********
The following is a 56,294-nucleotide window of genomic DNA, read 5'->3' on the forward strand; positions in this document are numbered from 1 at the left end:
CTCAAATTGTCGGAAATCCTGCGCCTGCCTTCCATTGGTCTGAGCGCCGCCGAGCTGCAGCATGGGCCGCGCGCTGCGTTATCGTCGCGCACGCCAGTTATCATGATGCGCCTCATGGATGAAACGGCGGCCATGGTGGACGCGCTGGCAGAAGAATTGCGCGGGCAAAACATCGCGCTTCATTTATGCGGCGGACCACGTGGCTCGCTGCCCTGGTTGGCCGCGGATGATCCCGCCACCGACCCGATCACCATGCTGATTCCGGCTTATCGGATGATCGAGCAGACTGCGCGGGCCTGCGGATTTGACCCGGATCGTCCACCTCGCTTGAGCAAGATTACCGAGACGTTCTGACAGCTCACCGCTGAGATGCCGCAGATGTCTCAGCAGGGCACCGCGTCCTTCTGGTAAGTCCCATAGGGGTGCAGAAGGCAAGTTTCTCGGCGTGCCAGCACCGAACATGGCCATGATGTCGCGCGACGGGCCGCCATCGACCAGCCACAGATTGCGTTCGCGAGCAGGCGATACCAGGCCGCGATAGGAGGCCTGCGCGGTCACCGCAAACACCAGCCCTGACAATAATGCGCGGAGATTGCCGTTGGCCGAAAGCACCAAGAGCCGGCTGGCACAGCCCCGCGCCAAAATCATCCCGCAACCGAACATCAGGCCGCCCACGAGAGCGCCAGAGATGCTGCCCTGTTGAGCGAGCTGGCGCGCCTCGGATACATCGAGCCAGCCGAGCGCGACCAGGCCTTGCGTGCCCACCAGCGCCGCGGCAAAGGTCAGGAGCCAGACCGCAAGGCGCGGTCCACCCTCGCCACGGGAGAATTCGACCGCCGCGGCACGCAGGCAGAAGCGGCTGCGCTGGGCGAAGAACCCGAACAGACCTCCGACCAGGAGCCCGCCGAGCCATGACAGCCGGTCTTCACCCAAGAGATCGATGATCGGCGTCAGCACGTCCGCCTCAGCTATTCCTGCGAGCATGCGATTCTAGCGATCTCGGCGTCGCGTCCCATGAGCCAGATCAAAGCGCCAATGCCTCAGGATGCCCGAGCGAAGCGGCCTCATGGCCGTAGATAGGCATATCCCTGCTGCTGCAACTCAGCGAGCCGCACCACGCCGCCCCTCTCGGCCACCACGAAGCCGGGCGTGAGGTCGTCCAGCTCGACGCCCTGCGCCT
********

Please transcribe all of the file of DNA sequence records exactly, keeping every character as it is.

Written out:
The following is a 56,294-nucleotide window of genomic DNA, read 5'->3' on the forward strand; positions in this document are numbered from 1 at the left end:
CTCAAATTGTCGGAAATCCTGCGCCTGCCTTCCATTGGTCTGAGCGCCGCCGAGCTGCAGCATGGGCCGCGCGCTGCGTTATCGTCGCGCACGCCAGTTATCATGATGCGCCTCATGGATGAAACGGCGGCCATGGTGGACGCGCTGGCAGAAGAATTGCGCGGGCAAAACATCGCGCTTCATTTATGCGGCGGACCACGTGGCTCGCTGCCCTGGTTGGCCGCGGATGATCCCGCCACCGACCCGATCACCATGCTGATTCCGGCTTATCGGATGATCGAGCAGACTGCGCGGGCCTGCGGATTTGACCCGGATCGTCCACCTCGCTTGAGCAAGATTACCGAGACGTTCTGACAGCTCACCGCTGAGATGCCGCAGATGTCTCAGCAGGGCACCGCGTCCTTCTGGTAAGTCCCATAGGGGTGCAGAAGGCAAGTTTCTCGGCGTGCCAGCACCGAACATGGCCATGATGTCGCGCGACGGGCCGCCATCGACCAGCCACAGATTGCGTTCGCGAGCAGGCGATACCAGGCCGCGATAGGAGGCCTGCGCGGTCACCGCAAACACCAGCCCTGACAATAATGCGCGGAGATTGCCGTTGGCCGAAAGCACCAAGAGCCGGCTGGCACAGCCCCGCGCCAAAATCATCCCGCAACCGAACATCAGGCCGCCCACGAGAGCGCCAGAGATGCTGCCCTGTTGAGCGAGCTGGCGCGCCTCGGATACATCGAGCCAGCCGAGCGCGACCAGGCCTTGCGTGCCCACCAGCGCCGCGGCAAAGGTCAGGAGCCAGACCGCAAGGCGCGGTCCACCCTCGCCACGGGAGAATTCGACCGCCGCGGCACGCAGGCAGAAGCGGCTGCGCTGGGCGAAGAACCCGAACAGACCTCCGACCAGGAGCCCGCCGAGCCATGACAGCCGGTCTTCACCCAAGAGATCGATGATCGGCGTCAGCACGTCCGCCTCAGCTATTCCTGCGAGCATGCGATTCTAGCGATCTCGGCGTCGCGTCCCATGAGCCAGATCAAAGCGCCAATGCCTCAGGATGCCCGAGCGAAGCGGCCTCATGGCCGTAGATAGGCATATCCCTGCTGCTGCAACTCAGCGAGCCGCACCACGCCGCCCCTCTCGGCCACCACGAAGCCGGGCGTGAGGTCGTCCAGCTCGACGCCCTGCGCCT